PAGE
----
A woman might prefer a billionaire because he's going to make "the best father" and a big dick because "it will help make reproduction more pleasant." Since she has the "proper mindset."

I just think that this way of defining things is really vague and leaves a lot open to just validating your own preferences and calling them "good" while invalidating others that disagree with yours, and calling them "bad."
 

·
Registered
Joined
·
153 Posts
Just saying--that's how I read your argument, even if that's not how you meant it.
The man and woman who lusts after the material and is solely pulled by the flesh is cursed.

The improper mindset is that mindset which values above all else, the lusts of the flesh and the material over the good and the spiritual good. Yet, do not be deceived for the flesh and the physical is not in itself evil. Beauty is valuable, but it must not be valued above the moral good. Let man and woman desire a good life in accordance with moral good. Let them seek genuine loving human connection with one another and let this desire be motivated from the good, not the lusts of the flesh.

Shallow is valuing that which is not valuable over that which is. Need I truly explain more? Shall I state that the man who lusts after a woman for her physical appearance only is just as bad as the woman who lusts after the height of a man or his material wealth? No. We know this is wrong.
 

·
Administrator
Joined
·
13,853 Posts
The man and woman who lusts after the material and is solely pulled by the flesh is cursed.

The improper mindset is that mindset which values above all else, the lusts of the flesh and the material over the good and the spiritual good. Yet, do not be deceived for the flesh and the physical is not in itself evil. Beauty is valuable, but it must not be valued above the moral good. Let man and woman desire a good life in accordance with moral good. Let them seek genuine loving human connection with one another and let this desire be motivated from the good, not the lusts of the flesh.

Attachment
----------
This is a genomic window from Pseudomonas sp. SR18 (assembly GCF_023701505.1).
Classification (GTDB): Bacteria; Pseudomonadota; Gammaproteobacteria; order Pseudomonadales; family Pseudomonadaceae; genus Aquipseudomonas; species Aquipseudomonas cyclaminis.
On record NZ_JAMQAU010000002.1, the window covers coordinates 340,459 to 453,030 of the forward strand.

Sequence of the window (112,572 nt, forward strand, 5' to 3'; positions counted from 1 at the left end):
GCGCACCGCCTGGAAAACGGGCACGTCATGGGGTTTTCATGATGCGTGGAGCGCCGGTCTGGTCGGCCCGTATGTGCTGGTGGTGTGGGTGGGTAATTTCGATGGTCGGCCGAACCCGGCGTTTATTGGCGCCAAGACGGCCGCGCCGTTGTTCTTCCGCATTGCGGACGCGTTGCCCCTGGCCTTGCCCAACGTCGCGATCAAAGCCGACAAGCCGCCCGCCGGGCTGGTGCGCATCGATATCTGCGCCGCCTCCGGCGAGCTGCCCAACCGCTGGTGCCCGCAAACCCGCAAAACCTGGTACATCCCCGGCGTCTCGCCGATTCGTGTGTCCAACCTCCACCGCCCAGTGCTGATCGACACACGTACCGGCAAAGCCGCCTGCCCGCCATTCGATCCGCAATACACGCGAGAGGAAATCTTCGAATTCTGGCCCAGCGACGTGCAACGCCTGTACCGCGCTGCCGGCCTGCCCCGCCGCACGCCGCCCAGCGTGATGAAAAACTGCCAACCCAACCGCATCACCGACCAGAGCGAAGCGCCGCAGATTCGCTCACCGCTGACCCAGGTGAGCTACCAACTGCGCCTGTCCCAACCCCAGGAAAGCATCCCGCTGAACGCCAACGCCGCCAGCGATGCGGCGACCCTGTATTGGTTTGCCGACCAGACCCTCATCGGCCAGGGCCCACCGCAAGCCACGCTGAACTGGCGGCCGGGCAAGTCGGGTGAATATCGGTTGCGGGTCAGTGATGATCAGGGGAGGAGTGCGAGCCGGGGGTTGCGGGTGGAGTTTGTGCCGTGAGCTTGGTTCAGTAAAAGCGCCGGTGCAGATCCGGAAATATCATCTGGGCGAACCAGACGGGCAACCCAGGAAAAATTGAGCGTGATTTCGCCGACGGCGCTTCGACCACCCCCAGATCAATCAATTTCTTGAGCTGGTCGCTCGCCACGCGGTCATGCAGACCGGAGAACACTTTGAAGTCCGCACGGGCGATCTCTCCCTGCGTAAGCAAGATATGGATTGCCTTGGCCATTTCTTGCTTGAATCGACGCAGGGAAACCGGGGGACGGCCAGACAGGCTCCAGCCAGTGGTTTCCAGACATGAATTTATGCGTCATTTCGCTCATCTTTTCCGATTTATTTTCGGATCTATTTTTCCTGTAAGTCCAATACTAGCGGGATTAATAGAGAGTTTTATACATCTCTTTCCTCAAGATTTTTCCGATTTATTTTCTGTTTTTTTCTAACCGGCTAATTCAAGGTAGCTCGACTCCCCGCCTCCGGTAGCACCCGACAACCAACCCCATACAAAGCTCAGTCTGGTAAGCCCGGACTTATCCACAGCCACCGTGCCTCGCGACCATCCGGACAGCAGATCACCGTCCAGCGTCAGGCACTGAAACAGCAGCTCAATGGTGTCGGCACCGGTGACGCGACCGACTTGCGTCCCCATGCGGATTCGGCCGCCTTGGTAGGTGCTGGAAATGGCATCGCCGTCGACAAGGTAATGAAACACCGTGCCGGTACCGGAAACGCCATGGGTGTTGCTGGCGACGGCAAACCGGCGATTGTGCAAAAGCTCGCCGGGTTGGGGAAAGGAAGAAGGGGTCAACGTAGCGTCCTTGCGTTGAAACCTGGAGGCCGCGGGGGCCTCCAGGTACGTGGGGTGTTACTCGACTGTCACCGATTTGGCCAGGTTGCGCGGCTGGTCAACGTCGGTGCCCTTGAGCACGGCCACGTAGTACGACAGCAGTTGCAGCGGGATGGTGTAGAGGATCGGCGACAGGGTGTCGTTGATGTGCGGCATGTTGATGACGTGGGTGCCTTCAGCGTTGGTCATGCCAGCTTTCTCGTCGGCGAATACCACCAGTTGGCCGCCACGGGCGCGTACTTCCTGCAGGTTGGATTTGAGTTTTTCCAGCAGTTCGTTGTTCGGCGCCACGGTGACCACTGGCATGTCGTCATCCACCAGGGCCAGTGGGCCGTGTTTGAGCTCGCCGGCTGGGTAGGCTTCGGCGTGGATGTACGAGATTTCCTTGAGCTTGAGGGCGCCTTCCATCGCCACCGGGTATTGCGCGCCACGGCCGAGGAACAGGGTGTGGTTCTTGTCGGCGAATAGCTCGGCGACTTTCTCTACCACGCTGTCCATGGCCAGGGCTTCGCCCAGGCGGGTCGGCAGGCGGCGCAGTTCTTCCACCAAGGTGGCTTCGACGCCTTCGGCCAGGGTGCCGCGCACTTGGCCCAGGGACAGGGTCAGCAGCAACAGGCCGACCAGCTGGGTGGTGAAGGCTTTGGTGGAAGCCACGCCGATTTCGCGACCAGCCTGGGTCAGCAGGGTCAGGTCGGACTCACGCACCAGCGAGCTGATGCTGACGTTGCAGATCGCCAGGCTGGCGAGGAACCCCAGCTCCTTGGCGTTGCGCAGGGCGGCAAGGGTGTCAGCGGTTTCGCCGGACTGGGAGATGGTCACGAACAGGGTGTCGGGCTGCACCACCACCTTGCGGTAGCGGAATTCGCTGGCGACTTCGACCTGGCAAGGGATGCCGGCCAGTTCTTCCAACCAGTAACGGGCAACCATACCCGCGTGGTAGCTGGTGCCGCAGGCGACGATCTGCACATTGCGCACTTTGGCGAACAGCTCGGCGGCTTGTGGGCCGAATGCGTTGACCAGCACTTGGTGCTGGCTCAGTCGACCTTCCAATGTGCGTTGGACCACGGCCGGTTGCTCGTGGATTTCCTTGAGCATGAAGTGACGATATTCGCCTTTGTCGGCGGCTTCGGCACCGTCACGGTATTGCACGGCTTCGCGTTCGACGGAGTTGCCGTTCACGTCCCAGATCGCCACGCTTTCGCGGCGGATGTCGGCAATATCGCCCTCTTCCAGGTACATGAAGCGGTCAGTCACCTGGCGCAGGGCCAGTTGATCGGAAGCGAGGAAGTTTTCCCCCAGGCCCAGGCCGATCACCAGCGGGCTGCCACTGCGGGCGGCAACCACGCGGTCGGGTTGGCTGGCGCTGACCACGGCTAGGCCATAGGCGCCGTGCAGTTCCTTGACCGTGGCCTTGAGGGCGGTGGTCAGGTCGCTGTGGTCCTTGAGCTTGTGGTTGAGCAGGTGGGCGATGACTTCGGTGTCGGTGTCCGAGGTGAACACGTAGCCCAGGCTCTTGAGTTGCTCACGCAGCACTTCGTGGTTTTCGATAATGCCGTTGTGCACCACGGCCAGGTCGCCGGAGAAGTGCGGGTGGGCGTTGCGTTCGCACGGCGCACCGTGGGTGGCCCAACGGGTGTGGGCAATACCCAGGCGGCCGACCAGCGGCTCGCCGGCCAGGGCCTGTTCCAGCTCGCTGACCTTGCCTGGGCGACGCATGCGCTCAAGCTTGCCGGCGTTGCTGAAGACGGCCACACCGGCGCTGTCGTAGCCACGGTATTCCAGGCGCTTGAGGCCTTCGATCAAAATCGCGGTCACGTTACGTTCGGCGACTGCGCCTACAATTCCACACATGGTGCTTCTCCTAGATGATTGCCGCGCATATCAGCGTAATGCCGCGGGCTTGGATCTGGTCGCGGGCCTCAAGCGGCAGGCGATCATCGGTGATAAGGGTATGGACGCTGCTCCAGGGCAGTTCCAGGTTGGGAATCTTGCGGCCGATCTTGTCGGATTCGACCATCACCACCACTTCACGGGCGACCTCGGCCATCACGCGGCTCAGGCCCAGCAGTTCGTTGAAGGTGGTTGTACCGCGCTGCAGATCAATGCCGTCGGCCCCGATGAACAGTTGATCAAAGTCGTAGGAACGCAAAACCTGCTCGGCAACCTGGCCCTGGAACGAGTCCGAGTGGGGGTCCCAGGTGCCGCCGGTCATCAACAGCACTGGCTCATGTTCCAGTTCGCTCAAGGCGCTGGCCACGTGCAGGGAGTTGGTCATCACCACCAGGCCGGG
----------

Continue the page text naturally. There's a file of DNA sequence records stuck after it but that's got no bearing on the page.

Shallow is valuing that which is not valuable over that which is. Need I truly explain more? Shall I state that the man who lusts after a woman for her physical appearance only is just as bad as the woman who lusts after the height of a man or his material wealth? No. We know this is wrong.
Okay so expecting/wanting a six foot tall billionaire with chiseled features and a giant cock isn't shallow so long as he also donates a small portion of his disposable income to charity?

🤷‍♀️

I don't really care, but it's interesting to hear what the stipulations are.
 

·
Registered
Joined
·
5,988 Posts
I'm shallow; I'll take what I get. The alternative is an eternal loneliness. Yes, even ISTPs can get "too lonely"... but most are too dumb to admit it.
 

·
Registered
Joined
·
153 Posts
Okay so expecting/wanting a six foot tall billionaire with chiseled features and a giant cock isn't shallow so long as he also donates a small portion of his disposable income to charity?

🤷‍♀️

I don't really care, but it's interesting to hear what the stipulations are.
No, if one's mindset is correct, then there are a million things more important about a potential husband than his height and wealth such that those shallow considerations are no longer an expectation/desire.

It's not a good habit to speak lies even if it wasn't your initial intention ( If you didn't care you wouldn't have responded ).
 

·
Administrator
Joined
·
13,853 Posts
No, if one's mindset is correct, then there are a million things more important about a potential husband than his height and wealth such that those shallow considerations are no longer an expectation/desire.

It's not a good habit to speak lies even if it wasn't your initial intention ( If you didn't care you wouldn't have responded ).
Ok--so this thread is called "shallow vs. selective." You claimed that selecting for beauty is not "shallow." Right?

Now what you are saying here is that selecting for shallow considerations such as physical appearance, is shallow and that it is not part of a "proper mindset."

I honestly do not care as that's all your problem--but I was just pointing out that your statement that it is not shallow to select for beauty sounded pretty vulnerable to a double standard, which is itself a type of dishonesty, even if you do not intend it.

If there are a billion things that are more important about a person (so long as you have the "proper mindset") than physical appearance, then it sounds like selecting for beauty should make you just as shallow as selecting for dick and wallet size. Period. Not because it's "the only important thing" but because it's important enough to be part of the selection process. (Also--btw, you originally said that "long lists" of criteria made one shallow--so I would be pretty worried about leaving "beauty" on that list? Wouldn't it make the list longer to have beauty and goodness?)